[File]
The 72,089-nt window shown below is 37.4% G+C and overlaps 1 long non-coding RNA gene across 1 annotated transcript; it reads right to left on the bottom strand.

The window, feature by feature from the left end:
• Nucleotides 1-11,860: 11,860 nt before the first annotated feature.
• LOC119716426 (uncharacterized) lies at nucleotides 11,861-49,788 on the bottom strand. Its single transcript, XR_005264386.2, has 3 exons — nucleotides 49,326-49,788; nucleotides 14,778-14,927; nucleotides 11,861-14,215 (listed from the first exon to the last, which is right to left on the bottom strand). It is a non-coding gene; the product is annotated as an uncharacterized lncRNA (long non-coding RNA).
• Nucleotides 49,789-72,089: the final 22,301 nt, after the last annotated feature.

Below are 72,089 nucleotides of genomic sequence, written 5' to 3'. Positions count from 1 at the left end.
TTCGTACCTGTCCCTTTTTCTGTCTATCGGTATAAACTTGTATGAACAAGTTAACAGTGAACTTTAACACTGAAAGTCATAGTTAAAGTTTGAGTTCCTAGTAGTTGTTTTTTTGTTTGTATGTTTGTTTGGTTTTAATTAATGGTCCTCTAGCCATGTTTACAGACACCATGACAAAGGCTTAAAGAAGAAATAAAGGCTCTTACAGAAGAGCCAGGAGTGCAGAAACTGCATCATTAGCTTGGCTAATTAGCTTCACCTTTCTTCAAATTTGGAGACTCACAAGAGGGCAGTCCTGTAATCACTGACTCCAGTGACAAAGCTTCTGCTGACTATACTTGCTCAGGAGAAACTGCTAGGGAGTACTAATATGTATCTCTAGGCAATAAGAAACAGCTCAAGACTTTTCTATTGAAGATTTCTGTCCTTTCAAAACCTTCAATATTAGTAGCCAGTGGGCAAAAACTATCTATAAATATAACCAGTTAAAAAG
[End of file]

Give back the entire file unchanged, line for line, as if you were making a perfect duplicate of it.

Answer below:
The 72,089-nt window shown below is 37.4% G+C and overlaps 1 long non-coding RNA gene across 1 annotated transcript; it reads right to left on the bottom strand.

The window, feature by feature from the left end:
• Nucleotides 1-11,860: 11,860 nt before the first annotated feature.
• LOC119716426 (uncharacterized) lies at nucleotides 11,861-49,788 on the bottom strand. Its single transcript, XR_005264386.2, has 3 exons — nucleotides 49,326-49,788; nucleotides 14,778-14,927; nucleotides 11,861-14,215 (listed from the first exon to the last, which is right to left on the bottom strand). It is a non-coding gene; the product is annotated as an uncharacterized lncRNA (long non-coding RNA).
• Nucleotides 49,789-72,089: the final 22,301 nt, after the last annotated feature.

Below are 72,089 nucleotides of genomic sequence, written 5' to 3'. Positions count from 1 at the left end.
TTCGTACCTGTCCCTTTTTCTGTCTATCGGTATAAACTTGTATGAACAAGTTAACAGTGAACTTTAACACTGAAAGTCATAGTTAAAGTTTGAGTTCCTAGTAGTTGTTTTTTTGTTTGTATGTTTGTTTGGTTTTAATTAATGGTCCTCTAGCCATGTTTACAGACACCATGACAAAGGCTTAAAGAAGAAATAAAGGCTCTTACAGAAGAGCCAGGAGTGCAGAAACTGCATCATTAGCTTGGCTAATTAGCTTCACCTTTCTTCAAATTTGGAGACTCACAAGAGGGCAGTCCTGTAATCACTGACTCCAGTGACAAAGCTTCTGCTGACTATACTTGCTCAGGAGAAACTGCTAGGGAGTACTAATATGTATCTCTAGGCAATAAGAAACAGCTCAAGACTTTTCTATTGAAGATTTCTGTCCTTTCAAAACCTTCAATATTAGTAGCCAGTGGGCAAAAACTATCTATAAATATAACCAGTTAAAAAG